By Matt Batcheldor
Daniel Muñoz, MD, MPA, associate professor of Medicine, and Francis Miller, MD, professor of Medicine, have been named interim directors of the Division of Cardiovascular Medicine at Vanderbilt University Medical Center. Their appointments are effective Dec. 1.
Muñoz, also the executive director of Vanderbilt Heart and Vascular Institute (VHVI), will be responsible for clinical affairs. Miller, a physician-scientist investigator in the Division of Cardiovascular Medicine and chief of Cardiology at the VA Tennessee Valley Healthcare System, will be responsible for academic affairs.
Muñoz and Miller will assume the directorship duties of Jane Freedman, MD, professor of Medicine, who has been named to serve as interim chair of the Department of Medicine and physician-in-chief for VUMC, also effective Dec. 1.
Muñoz graduated from Princeton University with a bachelor’s degree in Economics. He went on to receive his medical degree from Johns Hopkins University and his master’s degree in Public Administration from Harvard University’s John F. Kennedy School of Government in 2005. He continued to serve in the Johns Hopkins Hospital and Health System, where he completed his residency in 2008, chief residency in 2010 and cardiology fellowship in 2011. After completing a research fellowship at Duke University, he came to Vanderbilt for further subspecialty training, after which he joined the faculty in 2013.
In his decade on the VUMC faculty, Muñoz has served in various leadership roles, including medical director of the Cardiovascular Intensive Care Unit (CVICU), medical director for Quality at VHVI and as interim division co-director for Clinical Affairs from 2020-2021.
Muñoz currently serves as an attending physician in the CVICU, where he is known as an effective teacher and a skilled clinician. His outpatient practice is focused on the realms of preventive and general cardiology.
His research has focused on developing innovative strategies for lowering cardiovascular risk and improving patient outcomes in high-risk primary prevention settings. This includes widely recognized work with the polypill in underserved areas of the rural South. This research, published in The New England Journal of Medicine, demonstrated that a polypill approach to the management of hypertension and cholesterol could effectively improve these measurements of cardiovascular health in an underserved population.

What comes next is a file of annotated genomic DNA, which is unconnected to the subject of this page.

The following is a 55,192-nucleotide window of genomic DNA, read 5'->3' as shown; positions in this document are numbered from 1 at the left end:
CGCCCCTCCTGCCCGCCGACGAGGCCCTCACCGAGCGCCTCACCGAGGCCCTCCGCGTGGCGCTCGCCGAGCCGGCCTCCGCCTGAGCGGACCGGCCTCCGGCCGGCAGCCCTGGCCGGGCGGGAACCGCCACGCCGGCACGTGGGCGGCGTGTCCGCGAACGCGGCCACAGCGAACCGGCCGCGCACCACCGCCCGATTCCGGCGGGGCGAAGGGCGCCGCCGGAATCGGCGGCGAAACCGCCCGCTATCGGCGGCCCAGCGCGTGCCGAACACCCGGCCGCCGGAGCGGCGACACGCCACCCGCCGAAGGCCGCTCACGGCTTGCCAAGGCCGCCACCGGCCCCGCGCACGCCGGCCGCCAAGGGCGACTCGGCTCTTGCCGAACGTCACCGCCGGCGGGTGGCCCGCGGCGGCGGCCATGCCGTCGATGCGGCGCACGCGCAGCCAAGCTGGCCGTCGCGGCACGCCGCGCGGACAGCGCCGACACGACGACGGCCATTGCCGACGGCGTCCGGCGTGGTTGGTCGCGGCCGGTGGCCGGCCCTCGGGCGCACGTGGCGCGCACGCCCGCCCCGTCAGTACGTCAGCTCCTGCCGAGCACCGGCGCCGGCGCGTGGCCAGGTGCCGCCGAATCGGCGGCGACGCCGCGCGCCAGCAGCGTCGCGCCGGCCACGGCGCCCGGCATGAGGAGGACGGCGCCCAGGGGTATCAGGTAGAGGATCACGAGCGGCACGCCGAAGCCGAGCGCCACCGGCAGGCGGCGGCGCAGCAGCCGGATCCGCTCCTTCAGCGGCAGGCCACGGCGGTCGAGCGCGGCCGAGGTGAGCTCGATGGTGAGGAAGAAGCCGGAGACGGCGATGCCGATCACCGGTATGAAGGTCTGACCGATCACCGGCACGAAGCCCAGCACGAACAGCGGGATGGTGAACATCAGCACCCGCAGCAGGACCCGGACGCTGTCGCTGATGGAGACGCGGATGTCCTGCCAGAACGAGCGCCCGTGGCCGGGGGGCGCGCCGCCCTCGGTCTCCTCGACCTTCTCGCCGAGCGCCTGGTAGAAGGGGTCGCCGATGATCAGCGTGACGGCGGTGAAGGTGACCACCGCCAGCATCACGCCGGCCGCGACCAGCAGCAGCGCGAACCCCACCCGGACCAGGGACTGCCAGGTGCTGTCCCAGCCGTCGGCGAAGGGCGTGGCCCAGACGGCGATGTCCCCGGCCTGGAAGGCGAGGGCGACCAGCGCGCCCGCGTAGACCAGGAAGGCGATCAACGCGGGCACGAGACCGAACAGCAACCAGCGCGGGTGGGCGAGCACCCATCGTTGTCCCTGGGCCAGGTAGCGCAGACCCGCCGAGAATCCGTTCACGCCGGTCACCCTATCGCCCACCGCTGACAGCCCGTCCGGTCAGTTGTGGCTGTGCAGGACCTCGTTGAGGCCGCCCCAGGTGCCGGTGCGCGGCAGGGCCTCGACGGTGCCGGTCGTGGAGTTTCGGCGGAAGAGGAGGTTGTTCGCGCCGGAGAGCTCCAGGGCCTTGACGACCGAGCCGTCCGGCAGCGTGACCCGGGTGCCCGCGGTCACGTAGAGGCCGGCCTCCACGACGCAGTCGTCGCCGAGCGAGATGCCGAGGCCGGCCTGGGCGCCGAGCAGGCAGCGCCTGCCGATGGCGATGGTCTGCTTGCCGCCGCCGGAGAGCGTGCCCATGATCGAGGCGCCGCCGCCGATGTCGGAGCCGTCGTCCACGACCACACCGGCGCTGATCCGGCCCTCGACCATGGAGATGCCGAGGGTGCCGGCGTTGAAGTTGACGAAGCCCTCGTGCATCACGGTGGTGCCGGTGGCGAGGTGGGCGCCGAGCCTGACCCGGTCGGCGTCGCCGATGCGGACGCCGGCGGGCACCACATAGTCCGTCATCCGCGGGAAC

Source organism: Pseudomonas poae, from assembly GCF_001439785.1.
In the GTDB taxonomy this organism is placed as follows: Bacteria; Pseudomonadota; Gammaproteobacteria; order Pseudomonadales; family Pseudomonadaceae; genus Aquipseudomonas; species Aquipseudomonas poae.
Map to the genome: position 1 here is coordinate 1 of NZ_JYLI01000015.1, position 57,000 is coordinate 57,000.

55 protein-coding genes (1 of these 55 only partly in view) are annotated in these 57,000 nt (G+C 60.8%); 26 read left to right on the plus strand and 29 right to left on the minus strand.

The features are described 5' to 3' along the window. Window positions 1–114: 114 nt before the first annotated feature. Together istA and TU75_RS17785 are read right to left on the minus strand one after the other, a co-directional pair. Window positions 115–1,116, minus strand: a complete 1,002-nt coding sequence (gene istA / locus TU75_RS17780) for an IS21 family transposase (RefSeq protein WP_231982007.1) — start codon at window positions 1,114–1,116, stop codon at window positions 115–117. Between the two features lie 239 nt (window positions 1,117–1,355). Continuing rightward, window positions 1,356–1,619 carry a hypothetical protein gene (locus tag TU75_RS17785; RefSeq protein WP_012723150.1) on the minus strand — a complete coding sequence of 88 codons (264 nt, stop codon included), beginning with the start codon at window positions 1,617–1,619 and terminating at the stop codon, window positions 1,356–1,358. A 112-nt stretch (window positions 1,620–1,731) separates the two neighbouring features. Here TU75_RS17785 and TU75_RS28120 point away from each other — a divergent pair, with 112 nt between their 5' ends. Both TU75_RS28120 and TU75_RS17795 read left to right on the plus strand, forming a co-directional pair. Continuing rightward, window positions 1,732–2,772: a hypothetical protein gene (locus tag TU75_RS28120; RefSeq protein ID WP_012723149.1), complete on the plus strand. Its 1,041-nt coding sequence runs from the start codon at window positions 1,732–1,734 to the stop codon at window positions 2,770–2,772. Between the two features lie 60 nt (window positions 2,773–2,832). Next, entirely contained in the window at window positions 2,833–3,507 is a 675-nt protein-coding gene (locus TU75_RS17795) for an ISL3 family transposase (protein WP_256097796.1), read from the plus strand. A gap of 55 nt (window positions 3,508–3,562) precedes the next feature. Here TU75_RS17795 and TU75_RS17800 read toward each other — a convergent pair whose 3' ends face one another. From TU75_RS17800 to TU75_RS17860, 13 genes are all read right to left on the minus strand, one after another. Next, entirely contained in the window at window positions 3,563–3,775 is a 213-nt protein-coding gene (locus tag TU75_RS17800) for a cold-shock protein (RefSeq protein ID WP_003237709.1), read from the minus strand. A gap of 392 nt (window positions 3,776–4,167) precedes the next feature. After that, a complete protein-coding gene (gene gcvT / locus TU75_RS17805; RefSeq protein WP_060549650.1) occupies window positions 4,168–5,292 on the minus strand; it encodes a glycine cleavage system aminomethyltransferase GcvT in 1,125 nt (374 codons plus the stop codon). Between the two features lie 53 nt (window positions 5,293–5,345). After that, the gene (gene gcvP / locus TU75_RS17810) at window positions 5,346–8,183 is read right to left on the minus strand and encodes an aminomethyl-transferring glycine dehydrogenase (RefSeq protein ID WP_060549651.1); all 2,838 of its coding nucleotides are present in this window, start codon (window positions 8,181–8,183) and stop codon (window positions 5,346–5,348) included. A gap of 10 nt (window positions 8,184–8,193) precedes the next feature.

Miller obtained his bachelor’s degree in Biology and a medical degree from the University of Iowa. He completed an internal medicine residency at the University of Texas Southwestern Medical Center in Dallas before returning to the University of Iowa for a cardiology fellowship. He remained at the University of Iowa as a faculty member, rising to professor before relocating to Duke University and the Durham VA Medical Center in 2016 as a professor of Medicine. In 2020, Miller became the chief of Cardiology at the Salisbury VA Medical Center and a professor at Wake Forest University. He joined VUMC and VA Tennessee Valley Healthcare System in 2022.
Miller has served on several national committees, including as a member of the board of directors of the Federation of American Societies for Experimental Biology, committee chair for the Society for Redox Biology and Medicine, chair of an oversight advisory committee for the American Heart Association, and president of the American Federation for Medical Research.
He has contributed to several editorial boards and study sections. and is a deputy editor of Circulation Research. His research has been funded by the National Institute of Health, National Science Foundation, Department of Defense, Department of Veterans Affairs, and American Heart Association.
The central goal of Miller’s research is to understand the molecular and cellular roles of reactive oxygen species in cardiovascular disease. His work on NADPH oxidases in the blood vessels has received international recognition.
As a practicing cardiologist, he strives to unite findings in the research lab with human disease. His current research has resulted in several patents using synthetic RNA ligands as novel therapies. Miller is an avid supporter of the physician-scientist and has received awards for house staff teaching and mentorship of graduate students.
“I am delighted with Drs. Muñoz and Miller’s appointments to serve as joint interim directors of the Division of Cardiovascular Medicine,” Freedman said. “I am confident that their expertise and experience in academic, clinical and educational affairs will support the division during an exciting time of ongoing growth and expansion.”